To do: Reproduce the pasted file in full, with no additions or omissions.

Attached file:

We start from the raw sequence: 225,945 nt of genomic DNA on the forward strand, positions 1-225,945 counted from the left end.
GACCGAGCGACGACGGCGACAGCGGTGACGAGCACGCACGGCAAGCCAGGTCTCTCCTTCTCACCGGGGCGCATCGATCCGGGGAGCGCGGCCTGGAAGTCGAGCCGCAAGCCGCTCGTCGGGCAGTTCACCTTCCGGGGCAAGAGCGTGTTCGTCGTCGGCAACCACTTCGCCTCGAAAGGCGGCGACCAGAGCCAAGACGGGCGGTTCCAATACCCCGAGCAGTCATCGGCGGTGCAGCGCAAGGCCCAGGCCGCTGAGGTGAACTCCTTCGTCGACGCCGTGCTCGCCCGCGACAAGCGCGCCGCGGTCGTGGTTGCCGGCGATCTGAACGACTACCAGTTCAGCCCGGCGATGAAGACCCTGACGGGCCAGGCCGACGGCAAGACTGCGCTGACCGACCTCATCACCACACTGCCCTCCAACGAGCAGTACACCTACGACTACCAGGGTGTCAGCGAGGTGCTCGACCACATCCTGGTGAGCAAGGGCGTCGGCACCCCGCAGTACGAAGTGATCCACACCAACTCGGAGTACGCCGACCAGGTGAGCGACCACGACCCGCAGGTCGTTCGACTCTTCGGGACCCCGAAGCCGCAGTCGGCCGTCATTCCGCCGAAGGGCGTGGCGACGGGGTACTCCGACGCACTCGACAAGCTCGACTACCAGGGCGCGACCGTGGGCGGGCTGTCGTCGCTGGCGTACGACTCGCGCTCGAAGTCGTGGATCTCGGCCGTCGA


We start from the raw sequence: 225,945 nt of genomic DNA on the forward strand, positions 1-225,945 counted from the left end.
GACCGAGCGACGACGGCGACAGCGGTGACGAGCACGCACGGCAAGCCAGGTCTCTCCTTCTCACCGGGGCGCATCGATCCGGGGAGCGCGGCCTGGAAGTCGAGCCGCAAGCCGCTCGTCGGGCAGTTCACCTTCCGGGGCAAGAGCGTGTTCGTCGTCGGCAACCACTTCGCCTCGAAAGGCGGCGACCAGAGCCAAGACGGGCGGTTCCAATACCCCGAGCAGTCATCGGCGGTGCAGCGCAAGGCCCAGGCCGCTGAGGTGAACTCCTTCGTCGACGCCGTGCTCGCCCGCGACAAGCGCGCCGCGGTCGTGGTTGCCGGCGATCTGAACGACTACCAGTTCAGCCCGGCGATGAAGACCCTGACGGGCCAGGCCGACGGCAAGACTGCGCTGACCGACCTCATCACCACACTGCCCTCCAACGAGCAGTACACCTACGACTACCAGGGTGTCAGCGAGGTGCTCGACCACATCCTGGTGAGCAAGGGCGTCGGCACCCCGCAGTACGAAGTGATCCACACCAACTCGGAGTACGCCGACCAGGTGAGCGACCACGACCCGCAGGTCGTTCGACTCTTCGGGACCCCGAAGCCGCAGTCGGCCGTCATTCCGCCGAAGGGCGTGGCGACGGGGTACTCCGACGCACTCGACAAGCTCGACTACCAGGGCGCGACCGTGGGCGGGCTGTCGTCGCTGGCGTACGACTCGCGCTCGAAGTCGTGGATCTCGGCCGTCGA